When You Are Liable for Another Person's Car Accident

When You Are Liable for Another Person's Car Accident

Texas is a fault accident state, which means people are responsible for the car accidents they cause. With the typical car accident, the insurance company conducts an investigation, determines which driver is at-fault, then the at-fault driver is held liable for the accident.

However, there are certain scenarios where the person driving isn’t held accountable for their negligence. Instead, another person or entity is held accountable under the law. In fact, the law can assign fault to someone who wasn’t even at the accident scene. While this can sound counterintuitive, there are actually several situations where this can occur.

When Can Someone Else Be Liable?

For one, employers are responsible for the wrongful acts of their employees, and this includes negligent driving on behalf of an employee who is performing their work-related duties. For example, if an employee of a flower shop causes an accident while delivering a bouquet of flowers, the driver’s employer would be on the hook for damages.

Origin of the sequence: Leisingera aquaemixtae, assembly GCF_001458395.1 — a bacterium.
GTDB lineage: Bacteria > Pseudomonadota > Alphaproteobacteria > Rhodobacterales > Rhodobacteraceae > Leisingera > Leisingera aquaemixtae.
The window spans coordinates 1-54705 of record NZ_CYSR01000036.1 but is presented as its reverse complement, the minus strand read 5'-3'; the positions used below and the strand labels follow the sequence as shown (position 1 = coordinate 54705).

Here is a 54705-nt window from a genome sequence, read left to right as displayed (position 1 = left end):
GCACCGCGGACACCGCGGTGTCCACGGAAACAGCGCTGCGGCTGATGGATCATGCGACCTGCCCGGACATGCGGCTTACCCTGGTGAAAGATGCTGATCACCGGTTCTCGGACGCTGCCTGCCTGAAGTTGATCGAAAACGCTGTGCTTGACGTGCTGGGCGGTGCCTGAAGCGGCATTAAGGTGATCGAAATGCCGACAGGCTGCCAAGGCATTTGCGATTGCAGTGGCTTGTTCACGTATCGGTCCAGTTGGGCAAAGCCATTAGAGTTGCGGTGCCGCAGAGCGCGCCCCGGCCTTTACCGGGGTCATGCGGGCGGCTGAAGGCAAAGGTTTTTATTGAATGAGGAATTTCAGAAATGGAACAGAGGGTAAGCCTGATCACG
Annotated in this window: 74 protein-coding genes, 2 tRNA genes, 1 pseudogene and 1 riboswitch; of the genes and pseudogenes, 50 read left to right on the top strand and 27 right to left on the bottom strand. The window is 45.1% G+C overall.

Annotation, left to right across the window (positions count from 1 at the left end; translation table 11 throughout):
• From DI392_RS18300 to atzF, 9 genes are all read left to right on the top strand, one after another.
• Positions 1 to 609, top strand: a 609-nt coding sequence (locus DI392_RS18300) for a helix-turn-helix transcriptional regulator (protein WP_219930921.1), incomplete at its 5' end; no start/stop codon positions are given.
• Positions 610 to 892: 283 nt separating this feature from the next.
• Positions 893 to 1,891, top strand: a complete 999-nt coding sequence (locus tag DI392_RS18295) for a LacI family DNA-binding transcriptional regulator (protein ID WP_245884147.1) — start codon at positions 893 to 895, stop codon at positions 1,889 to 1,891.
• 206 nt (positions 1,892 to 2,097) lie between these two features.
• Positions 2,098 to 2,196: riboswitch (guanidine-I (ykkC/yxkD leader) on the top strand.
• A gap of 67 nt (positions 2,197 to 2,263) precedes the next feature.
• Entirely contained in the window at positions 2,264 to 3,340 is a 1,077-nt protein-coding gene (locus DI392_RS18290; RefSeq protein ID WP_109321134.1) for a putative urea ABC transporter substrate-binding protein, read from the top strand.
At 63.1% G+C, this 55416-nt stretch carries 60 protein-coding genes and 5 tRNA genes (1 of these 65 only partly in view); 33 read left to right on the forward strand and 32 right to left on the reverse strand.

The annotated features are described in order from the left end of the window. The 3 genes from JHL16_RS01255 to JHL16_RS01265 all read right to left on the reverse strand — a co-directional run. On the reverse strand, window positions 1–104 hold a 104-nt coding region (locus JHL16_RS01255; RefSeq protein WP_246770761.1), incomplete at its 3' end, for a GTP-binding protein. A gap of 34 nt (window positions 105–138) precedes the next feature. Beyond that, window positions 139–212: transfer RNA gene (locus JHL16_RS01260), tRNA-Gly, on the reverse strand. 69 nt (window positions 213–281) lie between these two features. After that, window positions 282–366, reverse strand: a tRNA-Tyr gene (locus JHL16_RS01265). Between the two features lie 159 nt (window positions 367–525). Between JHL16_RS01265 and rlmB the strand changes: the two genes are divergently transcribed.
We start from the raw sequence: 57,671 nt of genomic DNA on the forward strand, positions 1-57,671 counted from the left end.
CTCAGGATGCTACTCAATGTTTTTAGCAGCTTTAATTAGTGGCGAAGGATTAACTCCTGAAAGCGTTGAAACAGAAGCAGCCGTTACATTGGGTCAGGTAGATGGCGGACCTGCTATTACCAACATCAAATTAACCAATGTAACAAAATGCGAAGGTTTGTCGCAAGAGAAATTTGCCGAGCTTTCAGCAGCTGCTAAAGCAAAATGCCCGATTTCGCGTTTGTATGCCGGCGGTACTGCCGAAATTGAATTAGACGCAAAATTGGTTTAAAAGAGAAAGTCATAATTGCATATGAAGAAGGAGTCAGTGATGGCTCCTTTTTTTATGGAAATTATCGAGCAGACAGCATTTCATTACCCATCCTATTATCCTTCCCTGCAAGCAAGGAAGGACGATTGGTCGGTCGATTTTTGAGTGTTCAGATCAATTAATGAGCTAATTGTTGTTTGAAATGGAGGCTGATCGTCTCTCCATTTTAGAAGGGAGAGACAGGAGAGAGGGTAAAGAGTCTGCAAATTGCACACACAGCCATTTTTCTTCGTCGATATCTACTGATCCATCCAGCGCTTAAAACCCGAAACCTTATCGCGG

Second, you’re liable when you give permission to a friend or relative to drive your car. If they cause a collision while driving your vehicle, you will be the first person the plaintiff (injured party) goes after to collect damages. However, they would actually go after your auto insurance policy. You would also be on the hook for any deductible, and you would have to bear the expense of any subsequent rate hikes for the crash.

Third, if your minor children (under the age of 18) are driving your vehicle and they cause a car accident, you are responsible under the law. Even if your car was uninsured at the time, the plaintiff would still go after you for damages, not your child since they are under 18.

NEVER lend your car out to the following types of people:

  • An intoxicated driver
  • An unlicensed driver
  • An underage driver
  • An inexperienced driver (of course, this is not easy for parents of teenagers)
  • An elderly driver
  • A driver who is sick
  • A driver who has little sleep
  • Someone who is known to be a reckless driver
  • Someone who has issues with road rage
  • Someone who is under the influence of marijuana or a sedating medication

If you were injured in a car accident and you think you may need to sue someone other than the at-fault driver (or in addition to the person who was driving), you should speak with an experienced attorney from The Zendeh Del Law Firm, PLLC. Contact us today to get started.

Next: What is a ‘Total Loss’ Vehicle?

Categories: